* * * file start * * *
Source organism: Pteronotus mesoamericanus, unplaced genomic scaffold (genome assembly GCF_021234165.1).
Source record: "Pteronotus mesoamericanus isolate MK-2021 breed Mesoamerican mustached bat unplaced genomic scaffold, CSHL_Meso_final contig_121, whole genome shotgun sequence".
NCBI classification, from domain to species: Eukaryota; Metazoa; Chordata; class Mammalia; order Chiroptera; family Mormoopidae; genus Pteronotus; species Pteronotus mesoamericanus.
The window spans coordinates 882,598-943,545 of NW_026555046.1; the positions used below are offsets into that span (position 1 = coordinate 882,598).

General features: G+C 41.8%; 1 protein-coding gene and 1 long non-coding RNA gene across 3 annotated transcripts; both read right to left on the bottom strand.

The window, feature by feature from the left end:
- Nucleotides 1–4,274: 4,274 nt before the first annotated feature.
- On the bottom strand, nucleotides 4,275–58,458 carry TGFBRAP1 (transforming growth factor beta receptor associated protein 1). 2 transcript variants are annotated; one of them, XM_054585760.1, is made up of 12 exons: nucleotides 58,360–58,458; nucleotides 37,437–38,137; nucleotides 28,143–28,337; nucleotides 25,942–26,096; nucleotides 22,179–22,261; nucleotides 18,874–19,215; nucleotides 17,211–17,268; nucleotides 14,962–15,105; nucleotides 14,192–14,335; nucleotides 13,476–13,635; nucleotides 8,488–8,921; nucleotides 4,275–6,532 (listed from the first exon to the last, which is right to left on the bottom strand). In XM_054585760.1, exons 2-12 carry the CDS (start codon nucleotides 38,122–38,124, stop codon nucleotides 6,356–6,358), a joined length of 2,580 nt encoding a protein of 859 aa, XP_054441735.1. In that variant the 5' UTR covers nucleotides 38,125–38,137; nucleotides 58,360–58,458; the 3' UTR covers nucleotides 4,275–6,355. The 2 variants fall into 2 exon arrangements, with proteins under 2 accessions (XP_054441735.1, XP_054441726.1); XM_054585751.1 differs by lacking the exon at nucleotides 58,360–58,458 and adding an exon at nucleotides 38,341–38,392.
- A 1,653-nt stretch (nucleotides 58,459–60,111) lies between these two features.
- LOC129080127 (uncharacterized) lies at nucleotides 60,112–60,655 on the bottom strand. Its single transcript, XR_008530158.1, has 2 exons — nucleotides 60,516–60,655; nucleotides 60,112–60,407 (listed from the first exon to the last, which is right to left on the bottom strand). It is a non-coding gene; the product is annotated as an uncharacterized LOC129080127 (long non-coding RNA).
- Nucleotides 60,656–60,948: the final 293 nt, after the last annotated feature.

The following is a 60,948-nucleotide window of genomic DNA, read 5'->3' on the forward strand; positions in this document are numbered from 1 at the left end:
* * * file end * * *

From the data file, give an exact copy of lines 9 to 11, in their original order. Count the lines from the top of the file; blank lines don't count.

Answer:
- A 1,653-nt stretch (nucleotides 58,459–60,111) lies between these two features.
- LOC129080127 (uncharacterized) lies at nucleotides 60,112–60,655 on the bottom strand. Its single transcript, XR_008530158.1, has 2 exons — nucleotides 60,516–60,655; nucleotides 60,112–60,407 (listed from the first exon to the last, which is right to left on the bottom strand). It is a non-coding gene; the product is annotated as an uncharacterized LOC129080127 (long non-coding RNA).
- Nucleotides 60,656–60,948: the final 293 nt, after the last annotated feature.